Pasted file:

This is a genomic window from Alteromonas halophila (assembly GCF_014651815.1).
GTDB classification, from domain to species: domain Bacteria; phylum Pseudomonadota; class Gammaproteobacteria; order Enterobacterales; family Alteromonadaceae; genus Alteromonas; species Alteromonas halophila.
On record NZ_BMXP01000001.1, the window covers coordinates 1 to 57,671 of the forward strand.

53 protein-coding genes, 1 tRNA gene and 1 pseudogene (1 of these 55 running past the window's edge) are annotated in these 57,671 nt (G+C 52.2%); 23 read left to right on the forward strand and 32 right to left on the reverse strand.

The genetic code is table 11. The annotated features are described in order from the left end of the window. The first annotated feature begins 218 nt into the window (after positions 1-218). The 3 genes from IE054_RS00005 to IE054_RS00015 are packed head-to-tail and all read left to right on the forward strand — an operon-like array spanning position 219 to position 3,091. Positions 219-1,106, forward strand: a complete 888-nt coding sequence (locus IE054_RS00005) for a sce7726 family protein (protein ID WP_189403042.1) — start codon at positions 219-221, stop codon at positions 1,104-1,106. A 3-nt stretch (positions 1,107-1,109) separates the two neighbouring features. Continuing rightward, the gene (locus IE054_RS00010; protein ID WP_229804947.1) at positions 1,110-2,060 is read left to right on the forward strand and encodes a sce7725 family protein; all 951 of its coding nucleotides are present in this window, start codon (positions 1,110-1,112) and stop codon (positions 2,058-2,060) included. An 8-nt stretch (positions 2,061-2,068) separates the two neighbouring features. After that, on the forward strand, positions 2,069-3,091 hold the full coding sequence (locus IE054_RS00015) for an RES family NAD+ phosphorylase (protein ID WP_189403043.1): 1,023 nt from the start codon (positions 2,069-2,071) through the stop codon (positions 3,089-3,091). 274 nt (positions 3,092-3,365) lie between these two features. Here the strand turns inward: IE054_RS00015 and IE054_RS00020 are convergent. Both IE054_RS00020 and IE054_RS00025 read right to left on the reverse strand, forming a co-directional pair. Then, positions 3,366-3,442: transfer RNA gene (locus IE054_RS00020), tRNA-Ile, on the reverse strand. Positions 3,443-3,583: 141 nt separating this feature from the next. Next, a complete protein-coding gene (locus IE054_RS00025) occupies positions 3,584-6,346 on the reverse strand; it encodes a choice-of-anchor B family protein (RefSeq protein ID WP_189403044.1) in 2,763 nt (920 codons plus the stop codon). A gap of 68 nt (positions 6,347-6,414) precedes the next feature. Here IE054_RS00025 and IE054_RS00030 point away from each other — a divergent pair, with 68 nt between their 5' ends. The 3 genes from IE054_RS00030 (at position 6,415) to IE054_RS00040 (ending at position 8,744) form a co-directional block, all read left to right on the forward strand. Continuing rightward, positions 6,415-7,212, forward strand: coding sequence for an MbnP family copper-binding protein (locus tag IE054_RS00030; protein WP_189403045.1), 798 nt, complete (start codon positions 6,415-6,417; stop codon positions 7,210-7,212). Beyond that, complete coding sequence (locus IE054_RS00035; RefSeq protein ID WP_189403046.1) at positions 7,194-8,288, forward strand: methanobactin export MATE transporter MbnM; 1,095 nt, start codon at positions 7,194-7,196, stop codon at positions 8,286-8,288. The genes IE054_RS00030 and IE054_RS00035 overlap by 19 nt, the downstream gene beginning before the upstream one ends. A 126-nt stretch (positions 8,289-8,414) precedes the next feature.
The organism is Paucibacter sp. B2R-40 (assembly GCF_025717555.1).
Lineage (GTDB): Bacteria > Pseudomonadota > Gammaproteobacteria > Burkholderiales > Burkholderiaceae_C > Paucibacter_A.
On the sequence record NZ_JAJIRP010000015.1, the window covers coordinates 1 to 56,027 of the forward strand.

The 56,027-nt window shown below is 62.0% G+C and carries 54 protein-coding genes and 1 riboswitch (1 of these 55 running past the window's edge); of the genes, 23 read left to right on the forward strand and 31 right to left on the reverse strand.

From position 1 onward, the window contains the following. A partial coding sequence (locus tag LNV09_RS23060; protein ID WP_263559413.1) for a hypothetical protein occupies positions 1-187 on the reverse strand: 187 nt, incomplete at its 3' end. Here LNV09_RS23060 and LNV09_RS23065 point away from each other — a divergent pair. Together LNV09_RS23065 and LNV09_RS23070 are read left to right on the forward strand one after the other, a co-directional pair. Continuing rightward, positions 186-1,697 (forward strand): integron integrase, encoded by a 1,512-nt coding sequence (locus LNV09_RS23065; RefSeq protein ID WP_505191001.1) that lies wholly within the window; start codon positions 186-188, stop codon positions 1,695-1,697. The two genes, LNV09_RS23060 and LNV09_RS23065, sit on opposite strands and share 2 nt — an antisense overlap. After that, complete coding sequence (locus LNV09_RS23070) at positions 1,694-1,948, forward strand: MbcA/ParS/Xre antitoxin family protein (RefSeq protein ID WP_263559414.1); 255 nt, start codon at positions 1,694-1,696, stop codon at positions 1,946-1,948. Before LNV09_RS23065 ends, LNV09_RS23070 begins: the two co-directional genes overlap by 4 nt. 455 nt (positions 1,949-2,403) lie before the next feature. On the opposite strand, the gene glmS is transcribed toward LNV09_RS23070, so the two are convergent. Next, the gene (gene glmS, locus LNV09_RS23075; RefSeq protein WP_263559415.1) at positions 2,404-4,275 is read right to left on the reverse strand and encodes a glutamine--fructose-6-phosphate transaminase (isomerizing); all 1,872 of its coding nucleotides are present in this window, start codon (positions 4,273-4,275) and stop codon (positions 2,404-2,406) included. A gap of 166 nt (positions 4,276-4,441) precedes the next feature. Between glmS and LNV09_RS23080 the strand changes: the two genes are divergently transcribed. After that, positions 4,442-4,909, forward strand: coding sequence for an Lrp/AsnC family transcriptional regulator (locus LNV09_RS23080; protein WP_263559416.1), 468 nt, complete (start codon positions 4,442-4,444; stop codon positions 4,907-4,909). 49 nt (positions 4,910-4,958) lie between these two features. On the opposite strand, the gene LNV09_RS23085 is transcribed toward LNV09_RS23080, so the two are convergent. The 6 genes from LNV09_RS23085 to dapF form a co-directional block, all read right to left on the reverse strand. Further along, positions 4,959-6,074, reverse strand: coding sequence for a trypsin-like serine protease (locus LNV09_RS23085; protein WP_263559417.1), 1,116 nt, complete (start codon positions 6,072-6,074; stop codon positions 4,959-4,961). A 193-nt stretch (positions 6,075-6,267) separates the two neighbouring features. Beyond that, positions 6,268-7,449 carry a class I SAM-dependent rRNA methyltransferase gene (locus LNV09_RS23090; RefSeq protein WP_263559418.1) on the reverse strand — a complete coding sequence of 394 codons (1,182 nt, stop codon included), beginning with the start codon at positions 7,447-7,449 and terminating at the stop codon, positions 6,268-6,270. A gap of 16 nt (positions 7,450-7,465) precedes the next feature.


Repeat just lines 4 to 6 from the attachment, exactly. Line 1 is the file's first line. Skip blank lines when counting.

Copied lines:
53 protein-coding genes, 1 tRNA gene and 1 pseudogene (1 of these 55 running past the window's edge) are annotated in these 57,671 nt (G+C 52.2%); 23 read left to right on the forward strand and 32 right to left on the reverse strand.

The genetic code is table 11. The annotated features are described in order from the left end of the window. The first annotated feature begins 218 nt into the window (after positions 1-218). The 3 genes from IE054_RS00005 to IE054_RS00015 are packed head-to-tail and all read left to right on the forward strand — an operon-like array spanning position 219 to position 3,091. Positions 219-1,106, forward strand: a complete 888-nt coding sequence (locus IE054_RS00005) for a sce7726 family protein (protein ID WP_189403042.1) — start codon at positions 219-221, stop codon at positions 1,104-1,106. A 3-nt stretch (positions 1,107-1,109) separates the two neighbouring features. Continuing rightward, the gene (locus IE054_RS00010; protein ID WP_229804947.1) at positions 1,110-2,060 is read left to right on the forward strand and encodes a sce7725 family protein; all 951 of its coding nucleotides are present in this window, start codon (positions 1,110-1,112) and stop codon (positions 2,058-2,060) included. An 8-nt stretch (positions 2,061-2,068) separates the two neighbouring features. After that, on the forward strand, positions 2,069-3,091 hold the full coding sequence (locus IE054_RS00015) for an RES family NAD+ phosphorylase (protein ID WP_189403043.1): 1,023 nt from the start codon (positions 2,069-2,071) through the stop codon (positions 3,089-3,091). 274 nt (positions 3,092-3,365) lie between these two features. Here the strand turns inward: IE054_RS00015 and IE054_RS00020 are convergent. Both IE054_RS00020 and IE054_RS00025 read right to left on the reverse strand, forming a co-directional pair. Then, positions 3,366-3,442: transfer RNA gene (locus IE054_RS00020), tRNA-Ile, on the reverse strand. Positions 3,443-3,583: 141 nt separating this feature from the next. Next, a complete protein-coding gene (locus IE054_RS00025) occupies positions 3,584-6,346 on the reverse strand; it encodes a choice-of-anchor B family protein (RefSeq protein ID WP_189403044.1) in 2,763 nt (920 codons plus the stop codon). A gap of 68 nt (positions 6,347-6,414) precedes the next feature. Here IE054_RS00025 and IE054_RS00030 point away from each other — a divergent pair, with 68 nt between their 5' ends. The 3 genes from IE054_RS00030 (at position 6,415) to IE054_RS00040 (ending at position 8,744) form a co-directional block, all read left to right on the forward strand. Continuing rightward, positions 6,415-7,212, forward strand: coding sequence for an MbnP family copper-binding protein (locus tag IE054_RS00030; protein WP_189403045.1), 798 nt, complete (start codon positions 6,415-6,417; stop codon positions 7,210-7,212). Beyond that, complete coding sequence (locus IE054_RS00035; RefSeq protein ID WP_189403046.1) at positions 7,194-8,288, forward strand: methanobactin export MATE transporter MbnM; 1,095 nt, start codon at positions 7,194-7,196, stop codon at positions 8,286-8,288. The genes IE054_RS00030 and IE054_RS00035 overlap by 19 nt, the downstream gene beginning before the upstream one ends. A 126-nt stretch (positions 8,289-8,414) precedes the next feature.
The organism is Paucibacter sp. B2R-40 (assembly GCF_025717555.1).